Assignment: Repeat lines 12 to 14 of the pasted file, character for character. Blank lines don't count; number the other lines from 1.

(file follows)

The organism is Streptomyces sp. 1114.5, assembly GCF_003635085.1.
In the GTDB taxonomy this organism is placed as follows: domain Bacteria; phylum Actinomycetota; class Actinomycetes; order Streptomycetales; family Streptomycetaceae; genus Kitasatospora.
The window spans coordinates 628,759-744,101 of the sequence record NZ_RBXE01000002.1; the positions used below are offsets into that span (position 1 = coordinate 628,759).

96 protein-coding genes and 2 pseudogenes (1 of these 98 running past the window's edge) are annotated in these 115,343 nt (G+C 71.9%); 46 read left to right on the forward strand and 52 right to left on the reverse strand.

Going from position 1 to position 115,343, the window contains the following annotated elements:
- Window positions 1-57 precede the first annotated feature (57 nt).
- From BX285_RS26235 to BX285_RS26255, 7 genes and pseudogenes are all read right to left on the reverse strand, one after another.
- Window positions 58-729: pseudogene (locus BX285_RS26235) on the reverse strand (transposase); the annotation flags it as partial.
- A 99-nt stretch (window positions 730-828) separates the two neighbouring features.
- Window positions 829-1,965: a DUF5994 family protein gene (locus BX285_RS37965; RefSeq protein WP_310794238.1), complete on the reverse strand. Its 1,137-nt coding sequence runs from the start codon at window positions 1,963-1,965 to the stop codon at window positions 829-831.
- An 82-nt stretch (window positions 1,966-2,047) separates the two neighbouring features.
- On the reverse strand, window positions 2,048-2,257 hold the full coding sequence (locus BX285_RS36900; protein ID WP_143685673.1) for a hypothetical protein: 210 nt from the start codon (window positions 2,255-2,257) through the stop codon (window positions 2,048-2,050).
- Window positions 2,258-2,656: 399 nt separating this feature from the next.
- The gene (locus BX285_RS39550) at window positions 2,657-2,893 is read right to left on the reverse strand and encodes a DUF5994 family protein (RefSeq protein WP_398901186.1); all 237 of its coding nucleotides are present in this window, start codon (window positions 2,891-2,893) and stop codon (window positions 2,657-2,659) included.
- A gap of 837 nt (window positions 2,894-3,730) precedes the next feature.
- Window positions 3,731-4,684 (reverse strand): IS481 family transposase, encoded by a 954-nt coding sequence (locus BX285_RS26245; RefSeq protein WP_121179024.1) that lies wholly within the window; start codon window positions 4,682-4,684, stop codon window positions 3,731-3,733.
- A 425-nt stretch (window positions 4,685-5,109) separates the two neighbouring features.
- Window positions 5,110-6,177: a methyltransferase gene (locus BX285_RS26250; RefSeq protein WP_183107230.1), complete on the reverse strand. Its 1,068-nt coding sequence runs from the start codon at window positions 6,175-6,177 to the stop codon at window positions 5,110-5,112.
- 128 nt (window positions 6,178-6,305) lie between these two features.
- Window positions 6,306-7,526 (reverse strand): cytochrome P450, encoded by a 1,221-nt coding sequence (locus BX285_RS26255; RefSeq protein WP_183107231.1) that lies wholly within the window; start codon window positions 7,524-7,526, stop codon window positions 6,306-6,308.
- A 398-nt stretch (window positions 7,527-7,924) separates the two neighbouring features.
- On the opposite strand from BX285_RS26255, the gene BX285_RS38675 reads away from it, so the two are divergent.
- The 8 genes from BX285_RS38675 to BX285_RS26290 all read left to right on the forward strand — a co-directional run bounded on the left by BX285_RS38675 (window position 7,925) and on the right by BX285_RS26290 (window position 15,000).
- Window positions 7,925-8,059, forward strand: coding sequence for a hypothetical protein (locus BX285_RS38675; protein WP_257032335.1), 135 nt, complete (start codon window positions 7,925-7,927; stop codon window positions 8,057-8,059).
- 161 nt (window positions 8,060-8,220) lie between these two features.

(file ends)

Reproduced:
- On the reverse strand, window positions 2,048-2,257 hold the full coding sequence (locus BX285_RS36900; protein ID WP_143685673.1) for a hypothetical protein: 210 nt from the start codon (window positions 2,255-2,257) through the stop codon (window positions 2,048-2,050).
- Window positions 2,258-2,656: 399 nt separating this feature from the next.
- The gene (locus BX285_RS39550) at window positions 2,657-2,893 is read right to left on the reverse strand and encodes a DUF5994 family protein (RefSeq protein WP_398901186.1); all 237 of its coding nucleotides are present in this window, start codon (window positions 2,891-2,893) and stop codon (window positions 2,657-2,659) included.